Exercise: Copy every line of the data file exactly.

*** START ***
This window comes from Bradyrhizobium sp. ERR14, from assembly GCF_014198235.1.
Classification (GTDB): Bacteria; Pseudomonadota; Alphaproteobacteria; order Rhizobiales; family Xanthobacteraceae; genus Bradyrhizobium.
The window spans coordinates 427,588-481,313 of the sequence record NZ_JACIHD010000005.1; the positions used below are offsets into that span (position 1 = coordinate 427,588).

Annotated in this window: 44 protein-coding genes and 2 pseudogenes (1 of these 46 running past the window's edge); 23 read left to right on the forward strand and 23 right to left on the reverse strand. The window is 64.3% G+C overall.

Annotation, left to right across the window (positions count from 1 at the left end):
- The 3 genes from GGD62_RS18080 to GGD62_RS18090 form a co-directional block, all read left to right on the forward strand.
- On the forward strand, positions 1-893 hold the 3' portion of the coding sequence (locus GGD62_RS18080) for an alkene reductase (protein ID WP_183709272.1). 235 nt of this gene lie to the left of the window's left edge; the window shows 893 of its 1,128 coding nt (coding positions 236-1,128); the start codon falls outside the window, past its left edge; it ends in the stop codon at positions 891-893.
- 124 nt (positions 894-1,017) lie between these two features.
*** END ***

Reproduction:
This window comes from Bradyrhizobium sp. ERR14, from assembly GCF_014198235.1.
Classification (GTDB): Bacteria; Pseudomonadota; Alphaproteobacteria; order Rhizobiales; family Xanthobacteraceae; genus Bradyrhizobium.
The window spans coordinates 427,588-481,313 of the sequence record NZ_JACIHD010000005.1; the positions used below are offsets into that span (position 1 = coordinate 427,588).

Annotated in this window: 44 protein-coding genes and 2 pseudogenes (1 of these 46 running past the window's edge); 23 read left to right on the forward strand and 23 right to left on the reverse strand. The window is 64.3% G+C overall.

Annotation, left to right across the window (positions count from 1 at the left end):
- The 3 genes from GGD62_RS18080 to GGD62_RS18090 form a co-directional block, all read left to right on the forward strand.
- On the forward strand, positions 1-893 hold the 3' portion of the coding sequence (locus GGD62_RS18080) for an alkene reductase (protein ID WP_183709272.1). 235 nt of this gene lie to the left of the window's left edge; the window shows 893 of its 1,128 coding nt (coding positions 236-1,128); the start codon falls outside the window, past its left edge; it ends in the stop codon at positions 891-893.
- 124 nt (positions 894-1,017) lie between these two features.